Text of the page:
Inside the Exuberant, Elegant Home of Designer Lulu DK
When designer Lulu deKwiatkowski moved to L.A., six months pregnant with twins, she envisioned a home where her yet-to-be-born children could run around barefoot and swim, she could paint, and friends could hang out happily.
Her own childhood had been nothing short of magical—Lulu split her childhood between the Hamptons and the Bahamas’ Lyford Cay, which she describes as “a very Babe Paley and Slim Aarons mentality.
The sitting room is an airer take on New England style. Lulu topped a pair of stylized ram’s heads with glass to make the coffee table, while a piece by British artist Julian Opie hangs over the mantel.
My parents were really that type.” She wanted her children to have that same casual relationship with both elegant living and the great outdoors.
“When my husband showed me this house, I knew right away it would be our first home together.”
The kitchen nook is made extra comfy with Lulu’s own pillows.
She now has three sons, and the four-bedroom ranch-style house is every inch the dream home she wanted. She converted one of the bedrooms into a studio space where she dreams up her vivid textile designs and paintings and runs her wildly successful lifestyle line, Lulu DK. “We’ve kept having children, so the house is getting a little squishy,” she says, “but it’s too charming to ever leave.”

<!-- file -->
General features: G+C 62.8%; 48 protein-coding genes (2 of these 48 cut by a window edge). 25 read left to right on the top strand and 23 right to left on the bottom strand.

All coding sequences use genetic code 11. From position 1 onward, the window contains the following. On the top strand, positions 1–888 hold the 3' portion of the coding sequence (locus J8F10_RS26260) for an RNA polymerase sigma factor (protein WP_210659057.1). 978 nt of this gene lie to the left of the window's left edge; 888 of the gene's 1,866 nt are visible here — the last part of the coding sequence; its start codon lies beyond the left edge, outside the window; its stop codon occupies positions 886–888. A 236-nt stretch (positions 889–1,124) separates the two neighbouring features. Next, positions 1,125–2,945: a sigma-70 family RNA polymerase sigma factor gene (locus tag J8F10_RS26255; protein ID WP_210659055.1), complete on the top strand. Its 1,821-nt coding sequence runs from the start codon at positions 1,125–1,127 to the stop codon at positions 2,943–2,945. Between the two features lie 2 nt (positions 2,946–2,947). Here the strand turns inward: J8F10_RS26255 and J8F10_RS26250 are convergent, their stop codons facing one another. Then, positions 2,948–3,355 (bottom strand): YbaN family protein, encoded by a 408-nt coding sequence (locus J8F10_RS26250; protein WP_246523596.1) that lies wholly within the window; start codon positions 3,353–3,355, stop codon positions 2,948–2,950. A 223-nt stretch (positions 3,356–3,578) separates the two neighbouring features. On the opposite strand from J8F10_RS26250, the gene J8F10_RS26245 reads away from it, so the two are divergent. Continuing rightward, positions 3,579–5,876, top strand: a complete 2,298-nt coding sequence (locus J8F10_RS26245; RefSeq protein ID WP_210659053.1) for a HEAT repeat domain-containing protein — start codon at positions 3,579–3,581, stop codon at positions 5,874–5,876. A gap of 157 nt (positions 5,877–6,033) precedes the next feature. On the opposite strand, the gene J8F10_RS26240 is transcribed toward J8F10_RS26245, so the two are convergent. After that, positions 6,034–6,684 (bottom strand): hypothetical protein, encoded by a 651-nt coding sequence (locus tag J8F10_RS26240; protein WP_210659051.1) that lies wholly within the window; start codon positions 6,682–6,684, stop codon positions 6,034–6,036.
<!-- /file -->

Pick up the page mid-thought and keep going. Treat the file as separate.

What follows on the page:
Call her the pioneer of the color-coordinated bookshelf. Years ago, Vogue published a photo of Lulu’s bookshelves that sparked the beginning of the decorating mini-trend.
The paintings in the dining room are by Andrew Gellatly, the mirror is an Italian family heirloom, and the sideboard comes from One Kings Lane.
Lulu wanted the master bedroom to be a Zen-like retreat. It’s held in symmetry by two subtly gilded dressers, “the most expensive things I’ve ever bought!”
When she’s needing a pick-me-up or hitting a wall at work, Lulu goes outside for a walk or lies down for a little catnap. Lulu loves a daybed for just this purpose: “You can take a breather without actually going to a bed and committing to a nap.”
Antique textiles are an endless source of inspiration.
Lulu’s work has nostalgic references, such as the Hamptons in the 1970s and David Hicks designs. She uses Pantone chips to translate her vibrant color creations to make sure the looks stay spot-on.
Lulu’s studio, formerly a bedroom off the kitchen, features a large desk for creative work and a smaller one for computer work.
The designer hangs her new work, alongside work that’s inspiring her, over the daybed in the studio. One picture is an overlay she did atop a photo of one of her sons wearing sunglasses.
“I prefer the white neutral as a foundation. It’s like an artist’s canvas; you can add color to it.”
— Lulu DK